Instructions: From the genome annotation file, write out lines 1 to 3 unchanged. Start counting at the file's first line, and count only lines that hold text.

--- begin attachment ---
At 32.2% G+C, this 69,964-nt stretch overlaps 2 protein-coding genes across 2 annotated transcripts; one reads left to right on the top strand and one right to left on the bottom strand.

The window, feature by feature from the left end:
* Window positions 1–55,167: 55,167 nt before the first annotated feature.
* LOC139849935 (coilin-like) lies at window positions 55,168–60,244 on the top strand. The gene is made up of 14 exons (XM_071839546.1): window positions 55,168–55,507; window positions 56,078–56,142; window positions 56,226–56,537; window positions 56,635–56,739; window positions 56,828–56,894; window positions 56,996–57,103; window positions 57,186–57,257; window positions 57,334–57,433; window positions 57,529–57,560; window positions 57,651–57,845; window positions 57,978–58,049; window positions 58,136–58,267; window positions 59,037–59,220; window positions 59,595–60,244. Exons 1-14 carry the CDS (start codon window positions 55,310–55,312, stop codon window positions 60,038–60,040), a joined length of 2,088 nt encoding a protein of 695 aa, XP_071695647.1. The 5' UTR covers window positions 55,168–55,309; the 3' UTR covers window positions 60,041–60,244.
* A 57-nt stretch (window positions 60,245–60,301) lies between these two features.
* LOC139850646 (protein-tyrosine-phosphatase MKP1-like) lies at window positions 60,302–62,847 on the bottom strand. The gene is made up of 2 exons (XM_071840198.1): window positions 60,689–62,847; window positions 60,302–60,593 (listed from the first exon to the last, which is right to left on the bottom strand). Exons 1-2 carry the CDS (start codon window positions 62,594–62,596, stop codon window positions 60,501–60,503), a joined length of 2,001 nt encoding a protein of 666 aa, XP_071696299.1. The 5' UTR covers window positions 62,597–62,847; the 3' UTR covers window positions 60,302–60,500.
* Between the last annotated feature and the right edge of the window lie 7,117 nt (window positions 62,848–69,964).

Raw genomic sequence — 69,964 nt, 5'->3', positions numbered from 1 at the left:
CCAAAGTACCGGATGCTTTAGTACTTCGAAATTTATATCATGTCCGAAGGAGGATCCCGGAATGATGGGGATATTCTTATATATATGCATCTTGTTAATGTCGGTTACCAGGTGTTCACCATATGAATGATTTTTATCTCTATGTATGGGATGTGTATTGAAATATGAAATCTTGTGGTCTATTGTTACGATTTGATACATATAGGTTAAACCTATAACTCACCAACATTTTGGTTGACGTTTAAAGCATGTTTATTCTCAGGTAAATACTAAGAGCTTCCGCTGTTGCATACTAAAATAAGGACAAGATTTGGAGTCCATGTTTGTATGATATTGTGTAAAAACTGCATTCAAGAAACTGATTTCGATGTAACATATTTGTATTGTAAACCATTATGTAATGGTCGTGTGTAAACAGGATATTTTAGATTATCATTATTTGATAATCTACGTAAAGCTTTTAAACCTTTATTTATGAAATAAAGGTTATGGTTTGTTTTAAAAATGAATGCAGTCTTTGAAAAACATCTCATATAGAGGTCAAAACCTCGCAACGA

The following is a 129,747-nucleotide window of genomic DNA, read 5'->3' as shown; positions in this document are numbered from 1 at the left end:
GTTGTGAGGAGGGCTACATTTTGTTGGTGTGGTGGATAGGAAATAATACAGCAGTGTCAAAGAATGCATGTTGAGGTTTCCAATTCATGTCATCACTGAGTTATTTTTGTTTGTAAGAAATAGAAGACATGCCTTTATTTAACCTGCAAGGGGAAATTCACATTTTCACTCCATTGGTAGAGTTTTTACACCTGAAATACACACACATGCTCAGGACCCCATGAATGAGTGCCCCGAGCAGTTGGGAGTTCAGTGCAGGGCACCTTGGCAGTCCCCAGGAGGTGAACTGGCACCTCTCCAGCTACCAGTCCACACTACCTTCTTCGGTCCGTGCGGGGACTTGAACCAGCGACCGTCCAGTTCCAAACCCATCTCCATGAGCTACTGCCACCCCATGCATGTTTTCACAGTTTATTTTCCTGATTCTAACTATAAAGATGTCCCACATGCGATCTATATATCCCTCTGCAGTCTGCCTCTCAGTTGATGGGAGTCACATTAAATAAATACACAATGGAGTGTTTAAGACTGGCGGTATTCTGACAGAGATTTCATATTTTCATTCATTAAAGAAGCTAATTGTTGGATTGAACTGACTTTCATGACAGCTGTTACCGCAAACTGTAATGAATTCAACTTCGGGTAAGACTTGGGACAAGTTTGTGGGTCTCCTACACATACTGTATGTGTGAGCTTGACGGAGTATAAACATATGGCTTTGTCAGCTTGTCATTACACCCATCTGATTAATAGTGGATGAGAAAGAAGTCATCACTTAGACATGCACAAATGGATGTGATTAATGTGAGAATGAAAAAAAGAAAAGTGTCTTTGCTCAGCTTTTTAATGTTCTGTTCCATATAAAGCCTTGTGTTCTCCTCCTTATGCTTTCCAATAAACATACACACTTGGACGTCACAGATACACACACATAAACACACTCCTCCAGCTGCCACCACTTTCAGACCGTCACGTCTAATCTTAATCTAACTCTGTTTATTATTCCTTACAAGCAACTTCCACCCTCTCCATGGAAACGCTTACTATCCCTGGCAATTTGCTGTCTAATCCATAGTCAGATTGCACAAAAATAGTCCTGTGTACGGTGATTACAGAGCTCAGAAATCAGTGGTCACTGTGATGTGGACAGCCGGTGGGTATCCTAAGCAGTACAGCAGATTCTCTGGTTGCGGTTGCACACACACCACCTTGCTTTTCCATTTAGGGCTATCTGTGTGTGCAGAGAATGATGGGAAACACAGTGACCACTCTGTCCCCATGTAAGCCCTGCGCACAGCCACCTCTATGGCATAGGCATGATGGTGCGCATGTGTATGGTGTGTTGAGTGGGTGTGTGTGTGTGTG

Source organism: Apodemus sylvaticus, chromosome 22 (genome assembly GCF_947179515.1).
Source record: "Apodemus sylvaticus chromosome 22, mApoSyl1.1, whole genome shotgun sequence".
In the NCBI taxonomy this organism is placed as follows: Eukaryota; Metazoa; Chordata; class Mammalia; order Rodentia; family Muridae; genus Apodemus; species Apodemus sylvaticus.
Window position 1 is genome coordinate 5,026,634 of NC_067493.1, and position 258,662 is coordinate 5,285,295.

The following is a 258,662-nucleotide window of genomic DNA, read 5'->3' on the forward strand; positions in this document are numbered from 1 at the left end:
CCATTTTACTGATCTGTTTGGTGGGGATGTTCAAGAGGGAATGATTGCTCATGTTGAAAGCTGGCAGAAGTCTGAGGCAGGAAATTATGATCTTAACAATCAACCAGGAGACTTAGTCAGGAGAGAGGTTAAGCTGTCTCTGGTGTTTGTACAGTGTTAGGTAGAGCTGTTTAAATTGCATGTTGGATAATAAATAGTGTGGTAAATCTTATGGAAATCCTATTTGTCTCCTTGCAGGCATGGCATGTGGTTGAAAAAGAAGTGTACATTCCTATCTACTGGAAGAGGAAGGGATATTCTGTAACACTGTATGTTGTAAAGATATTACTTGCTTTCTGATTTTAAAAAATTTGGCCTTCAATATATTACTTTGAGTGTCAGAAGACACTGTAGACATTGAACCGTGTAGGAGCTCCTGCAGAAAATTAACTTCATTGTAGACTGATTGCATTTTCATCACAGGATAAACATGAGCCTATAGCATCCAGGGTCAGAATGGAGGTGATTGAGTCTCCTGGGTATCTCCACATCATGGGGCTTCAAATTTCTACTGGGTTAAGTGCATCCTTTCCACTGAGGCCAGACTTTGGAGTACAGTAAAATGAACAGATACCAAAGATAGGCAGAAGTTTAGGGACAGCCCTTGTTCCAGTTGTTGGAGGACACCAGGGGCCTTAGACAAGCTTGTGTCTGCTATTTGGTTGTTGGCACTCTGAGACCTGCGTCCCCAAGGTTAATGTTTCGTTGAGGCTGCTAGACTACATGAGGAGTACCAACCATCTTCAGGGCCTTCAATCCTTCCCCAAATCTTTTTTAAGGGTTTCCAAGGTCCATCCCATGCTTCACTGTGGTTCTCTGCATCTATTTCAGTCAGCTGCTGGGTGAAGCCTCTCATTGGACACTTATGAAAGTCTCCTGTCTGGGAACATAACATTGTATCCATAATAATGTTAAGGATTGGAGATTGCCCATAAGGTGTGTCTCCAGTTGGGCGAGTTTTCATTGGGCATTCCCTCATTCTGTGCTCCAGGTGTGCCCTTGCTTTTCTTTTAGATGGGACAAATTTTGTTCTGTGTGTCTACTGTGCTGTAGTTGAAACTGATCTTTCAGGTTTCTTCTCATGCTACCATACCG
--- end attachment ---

At 32.2% G+C, this 69,964-nt stretch overlaps 2 protein-coding genes across 2 annotated transcripts; one reads left to right on the top strand and one right to left on the bottom strand.

The window, feature by feature from the left end:
* Window positions 1–55,167: 55,167 nt before the first annotated feature.